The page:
Think about an answer to the following question: At what point does a “recession” simply become the “economy?” It appears that putting a label on this economy is keeping those with cash on the sidelines, waiting for this magic switch to flip and the economy to be in what some consider a “recovery.”
Just like Johnny Cash’s “Boy Named Sue,” this economy is having a hard time living down the moniker. Perhaps Dr. Drew can launch a new reality series — “Economic Rehab” – and bring in the CEOs of Fortune 500 firms and investors with hundreds of billions of dollars on the sidelines and work them through their issues.
It doesn’t have to be this way. It can change and the charitable sector must lead the way. The national discussion is about jobs. In some states, such as New York, 20 percent of the jobs are in the tax-exempt sector. While the national economy was adding no jobs during August, the charitable sector was adding positions, according to Lester Salamon at the Center for Civil Society Studies at Johns Hopkins University in Baltimore, Md.
There was a day last month when Apple Computer had $76 billion in cash on hand, $2 billion more than the federal government. Where’s Apple investing in jobs? The jobs are in Asia, not the United States. What it will take to get U.S. companies to invest in the American workforce remains perplexing. During an era of tax cuts and business incentives, from May 1999 through May 2009, jobs in the private sector increased just 1.1 percent, according to Bloomberg/Business Week. The majority of those jobs were in health and education, areas dominated by the nonprofit sector.
While the general economy was idling, the nonprofit sector was doing the heavy lifting when it came to creating jobs and — if you’ll pardon the expression — economic stimulus.
What’s a better investment, Wall Street or Main Street? Both are needed but since Wall Street and Washington, D.C., seem unable or unwilling to lead the jobs push, the tax-exempt sector on Main Street needs to do it. Nonprofits create jobs by investing in people. That’s a return on investment that often can’t accurately be calculated. And frankly, there are cases when putting a number to something simply should not be tried. The federal government contracts with the sector to handle needs that it recognized the sector could provide more efficiently. It has abdicated its role as incubator of ideas for job growth and funding for it. Clearly, it is up to the nonprofit elements of the economy to spur growth and reignite employment.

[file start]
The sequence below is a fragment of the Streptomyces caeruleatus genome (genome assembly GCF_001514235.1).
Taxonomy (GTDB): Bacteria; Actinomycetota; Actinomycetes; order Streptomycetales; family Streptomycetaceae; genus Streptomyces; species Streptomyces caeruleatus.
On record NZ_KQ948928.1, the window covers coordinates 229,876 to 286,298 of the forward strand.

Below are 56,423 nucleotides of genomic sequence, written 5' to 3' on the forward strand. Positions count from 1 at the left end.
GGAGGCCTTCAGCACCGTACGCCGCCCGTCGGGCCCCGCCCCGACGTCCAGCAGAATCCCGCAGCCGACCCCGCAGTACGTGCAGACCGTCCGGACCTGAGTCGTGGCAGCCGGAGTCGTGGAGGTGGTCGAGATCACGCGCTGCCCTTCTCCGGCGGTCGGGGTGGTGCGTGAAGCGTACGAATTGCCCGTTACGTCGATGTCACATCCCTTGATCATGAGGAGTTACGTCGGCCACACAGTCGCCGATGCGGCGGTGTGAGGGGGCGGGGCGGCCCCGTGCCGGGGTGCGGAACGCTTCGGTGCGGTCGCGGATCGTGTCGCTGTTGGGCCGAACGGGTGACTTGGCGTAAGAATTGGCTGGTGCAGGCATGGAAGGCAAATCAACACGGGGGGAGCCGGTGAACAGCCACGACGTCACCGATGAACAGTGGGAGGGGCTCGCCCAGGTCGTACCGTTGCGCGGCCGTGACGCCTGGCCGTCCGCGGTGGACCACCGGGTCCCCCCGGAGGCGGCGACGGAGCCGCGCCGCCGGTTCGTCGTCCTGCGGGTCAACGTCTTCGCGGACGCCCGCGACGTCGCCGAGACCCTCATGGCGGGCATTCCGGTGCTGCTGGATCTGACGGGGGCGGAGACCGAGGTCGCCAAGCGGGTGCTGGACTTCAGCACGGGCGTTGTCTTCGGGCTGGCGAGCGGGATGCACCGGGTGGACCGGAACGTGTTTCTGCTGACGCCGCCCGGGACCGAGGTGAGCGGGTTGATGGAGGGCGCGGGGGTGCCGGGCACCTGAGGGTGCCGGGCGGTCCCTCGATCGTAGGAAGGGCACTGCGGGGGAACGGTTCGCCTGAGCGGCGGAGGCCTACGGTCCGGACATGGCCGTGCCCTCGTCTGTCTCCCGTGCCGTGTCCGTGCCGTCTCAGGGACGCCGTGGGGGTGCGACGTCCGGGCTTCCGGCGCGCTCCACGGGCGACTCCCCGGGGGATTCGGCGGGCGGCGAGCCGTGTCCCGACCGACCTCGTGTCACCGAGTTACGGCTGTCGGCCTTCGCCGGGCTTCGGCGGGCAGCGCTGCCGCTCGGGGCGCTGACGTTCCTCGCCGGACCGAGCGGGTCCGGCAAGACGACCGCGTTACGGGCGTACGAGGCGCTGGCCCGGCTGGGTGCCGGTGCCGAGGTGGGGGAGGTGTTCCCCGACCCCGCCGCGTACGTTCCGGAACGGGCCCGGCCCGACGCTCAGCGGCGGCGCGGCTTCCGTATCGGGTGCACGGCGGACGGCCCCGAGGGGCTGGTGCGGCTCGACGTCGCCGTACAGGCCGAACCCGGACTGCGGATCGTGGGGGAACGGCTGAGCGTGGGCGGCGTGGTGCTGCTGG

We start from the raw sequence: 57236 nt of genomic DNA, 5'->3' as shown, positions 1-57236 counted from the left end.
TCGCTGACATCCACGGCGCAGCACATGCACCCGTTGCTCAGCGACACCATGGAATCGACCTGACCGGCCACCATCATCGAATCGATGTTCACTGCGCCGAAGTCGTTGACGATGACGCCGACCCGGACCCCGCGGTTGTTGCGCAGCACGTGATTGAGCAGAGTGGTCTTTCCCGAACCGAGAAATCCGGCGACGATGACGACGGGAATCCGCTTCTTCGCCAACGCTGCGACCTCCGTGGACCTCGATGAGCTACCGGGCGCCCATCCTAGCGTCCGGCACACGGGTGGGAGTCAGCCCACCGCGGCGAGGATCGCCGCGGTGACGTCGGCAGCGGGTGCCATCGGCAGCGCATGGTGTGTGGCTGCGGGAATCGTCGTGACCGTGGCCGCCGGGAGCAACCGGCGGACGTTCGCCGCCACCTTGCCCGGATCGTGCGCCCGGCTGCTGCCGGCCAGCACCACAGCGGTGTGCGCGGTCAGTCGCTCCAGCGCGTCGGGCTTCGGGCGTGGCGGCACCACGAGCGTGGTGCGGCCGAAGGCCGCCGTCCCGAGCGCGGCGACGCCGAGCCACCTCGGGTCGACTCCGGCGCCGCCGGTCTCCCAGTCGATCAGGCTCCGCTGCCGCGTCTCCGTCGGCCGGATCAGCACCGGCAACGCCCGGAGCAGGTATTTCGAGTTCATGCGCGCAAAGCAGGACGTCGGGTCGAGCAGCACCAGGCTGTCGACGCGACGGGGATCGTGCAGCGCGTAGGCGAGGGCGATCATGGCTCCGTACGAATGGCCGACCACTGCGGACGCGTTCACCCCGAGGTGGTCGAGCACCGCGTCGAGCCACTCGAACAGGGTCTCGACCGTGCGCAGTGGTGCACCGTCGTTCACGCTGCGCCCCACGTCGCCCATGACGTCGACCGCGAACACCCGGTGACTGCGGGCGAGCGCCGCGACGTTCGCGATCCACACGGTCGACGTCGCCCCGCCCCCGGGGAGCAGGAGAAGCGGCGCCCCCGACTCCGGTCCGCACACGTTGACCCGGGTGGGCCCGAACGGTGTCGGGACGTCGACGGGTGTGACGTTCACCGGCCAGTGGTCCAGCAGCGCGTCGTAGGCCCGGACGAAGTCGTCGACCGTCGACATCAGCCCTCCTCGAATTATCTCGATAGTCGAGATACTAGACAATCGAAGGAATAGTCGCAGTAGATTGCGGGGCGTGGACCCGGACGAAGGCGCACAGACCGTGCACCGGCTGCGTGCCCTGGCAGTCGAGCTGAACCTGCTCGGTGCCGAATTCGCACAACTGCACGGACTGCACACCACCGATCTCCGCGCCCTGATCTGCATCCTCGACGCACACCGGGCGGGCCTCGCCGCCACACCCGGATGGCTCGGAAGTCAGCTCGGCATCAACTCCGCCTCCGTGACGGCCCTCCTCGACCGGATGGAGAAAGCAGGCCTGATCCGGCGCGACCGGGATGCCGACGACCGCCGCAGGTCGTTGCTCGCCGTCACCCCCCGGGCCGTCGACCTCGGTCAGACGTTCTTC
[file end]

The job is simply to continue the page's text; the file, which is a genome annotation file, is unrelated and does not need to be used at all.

President Barack Obama went before a joint session of Congress and proposed a $447 billion jobs program. The money would fund so-called shovel-ready projects. The challenge is that it must be paid for by other budget cuts. His bi-partisan, blue ribbon, budget-cutting panel won’t be reporting back for weeks and by the time legislation gets through Congress – if at all – it will be spring 2012 before money is available for the first hire.
It was a nice speech but this sector doesn’t need a fireside chat. And incredibly, he’s back on the horse of slashing the deduction for charitable giving.
This sector must kick-start getting Americans back to work. The president wants $447 billion. Round it up to $450 billion, for easy math. The tax-exempt sector must find the first 1 percent — $4.5 billion.
Just 1 percent — $4.5 billion — is sand on the beach for the 77,000 grant-making foundations in the U.S. These organizations paid out $33 billion during 2010, roughly 5 percent of their $670 billion in assets. That’s not counting endowments. When Harvard University alone can tout an endowment of $30 billion, the collective grant-making world can find $4.5 billion in a drawer somewhere.
Donors and foundations often mandate maximum levels of administrative fees, such as salaries. This has long been a contentious issue in the sector and it is ridiculous. It takes people to run programs and it is more efficient in many cases to add staff, rather than running it so leanly that a program’s potential is thwarted from its inception. The sector has spent the past decade paring down and it’s time to get realistic about what it takes to be effective from both a programmatic and community impact point of view.
As proposals come across funders’ desks, ensure that the workforce is appropriate to the intended outcome. Encourage proposals that deal with vital community needs that also add jobs. Funding community interest is contagious. Others will see the positive impact of these new workers and will build on it.
This sector is always handed most of the nation’s most difficult domestic challenges. Leadership in putting people to work is just another day at the office for nonprofit executives. NPT